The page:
The U.K. Treasury has unveiled its proposed digital asset legislation a day before members of Parliament plan to begin debate on the measures.
According to a copy of the legislation published online, existing rules for banking and payment systems will be modified or extended to cover digital assets. The proposed regulations are part of a 335-page financial services and markets bill aimed at strengthening the U.K. financial systems following the country’s exit from the European Union.
In the bill, cryptocurrencies are referred to as “digital settlement assets,” (DSAs), meaning “a digital representation of value or rights.” The rules will largely apply to stablecoins – cryptocurrencies whose prices are pegged to another asset, such as the U.S. dollar, along with other digital assets used for payments or settlements. The definition of DSAs laid out in the file also include digital assets used for payments that aren’t “cryptographically secured.”
The rules come on the heels of a turbulent few months for crypto markets that saw a number of prominent crypto companies collapse and around $2 trillion leave the industry. The regulation also follows a promise from the U.K. government to turn the nation into a crypto hub before a series of cabinet resignations threatened to put regulatory plans on hold.
A Treasury consultation published in May hinted at bringing stablecoins under the U.K. payments regulation. Before his resignation in early July, John Glen, a minister of state at the Treasury, said that bringing stablecoins under the payments system will “enable consumers to use stablecoin payment services with confidence.”
The DSA regulations, organized under Schedule 6 in the new bill, propose amendments to the U.K. Banking Act 2009 that establishes the central bank’s oversight of payment systems. It also looks to extend a section of the existing Financial Services (Banking Reform) Act 2013 to payment systems involving DSAs.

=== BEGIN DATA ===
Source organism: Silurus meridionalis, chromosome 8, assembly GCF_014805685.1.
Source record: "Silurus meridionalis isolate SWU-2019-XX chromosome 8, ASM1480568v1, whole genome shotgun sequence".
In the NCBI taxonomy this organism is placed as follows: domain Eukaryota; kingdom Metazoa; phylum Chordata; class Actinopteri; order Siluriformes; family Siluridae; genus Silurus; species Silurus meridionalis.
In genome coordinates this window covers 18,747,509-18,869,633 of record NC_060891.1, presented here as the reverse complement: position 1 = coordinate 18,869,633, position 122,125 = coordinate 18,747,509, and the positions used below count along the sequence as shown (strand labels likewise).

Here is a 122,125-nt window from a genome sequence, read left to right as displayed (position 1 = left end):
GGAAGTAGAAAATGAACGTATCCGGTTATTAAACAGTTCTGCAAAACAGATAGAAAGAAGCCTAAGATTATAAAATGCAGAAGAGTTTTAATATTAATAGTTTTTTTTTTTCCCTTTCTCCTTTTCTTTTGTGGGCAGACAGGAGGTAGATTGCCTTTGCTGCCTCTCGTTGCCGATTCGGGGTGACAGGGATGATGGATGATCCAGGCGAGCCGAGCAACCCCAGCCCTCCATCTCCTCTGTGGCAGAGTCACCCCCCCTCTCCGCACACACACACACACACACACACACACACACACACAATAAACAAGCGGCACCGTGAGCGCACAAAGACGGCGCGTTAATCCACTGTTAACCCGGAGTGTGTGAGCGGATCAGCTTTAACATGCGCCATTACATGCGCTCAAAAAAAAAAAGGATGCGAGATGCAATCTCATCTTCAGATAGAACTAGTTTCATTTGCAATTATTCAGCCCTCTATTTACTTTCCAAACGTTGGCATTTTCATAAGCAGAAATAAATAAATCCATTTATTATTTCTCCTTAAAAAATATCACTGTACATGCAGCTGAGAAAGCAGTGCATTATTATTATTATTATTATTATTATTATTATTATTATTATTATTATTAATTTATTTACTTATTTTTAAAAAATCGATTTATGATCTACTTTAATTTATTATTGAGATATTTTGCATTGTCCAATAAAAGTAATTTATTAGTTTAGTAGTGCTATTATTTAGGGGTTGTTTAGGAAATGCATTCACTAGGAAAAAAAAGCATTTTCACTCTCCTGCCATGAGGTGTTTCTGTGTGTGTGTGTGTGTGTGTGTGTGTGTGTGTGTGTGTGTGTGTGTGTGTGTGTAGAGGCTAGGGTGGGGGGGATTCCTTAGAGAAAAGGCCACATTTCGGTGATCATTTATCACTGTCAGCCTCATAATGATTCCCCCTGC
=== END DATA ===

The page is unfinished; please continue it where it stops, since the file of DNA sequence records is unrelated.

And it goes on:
The rules look to apply amendments to the banking act via “DSA service providers,” which include digital asset issuers, exchange platforms, wallet providers as well as any person that “sets rules, standards, or conditions of access or participation in relation to the payment system.”
According to the document, the Treasury retains the power to make and modify the regulations presented in the file as it considers appropriate. It also says that the Treasury must consult U.K.’s Financial Conduct Authority (FCA), the Bank of England and other applicable payments regulatory bodies before making regulations laid out in Schedule 6.
The Treasury could target a DSA service provider for regulatory action within the U.K. using what it called a “recognition order” if the services provided (or disruptions in providing services) are likely to threaten financial stability or have “serious consequences for business or other interests” throughout the country.
The bill, which was presented to parliament on Wednesday, is set to go through the first round of debates on Thursday.
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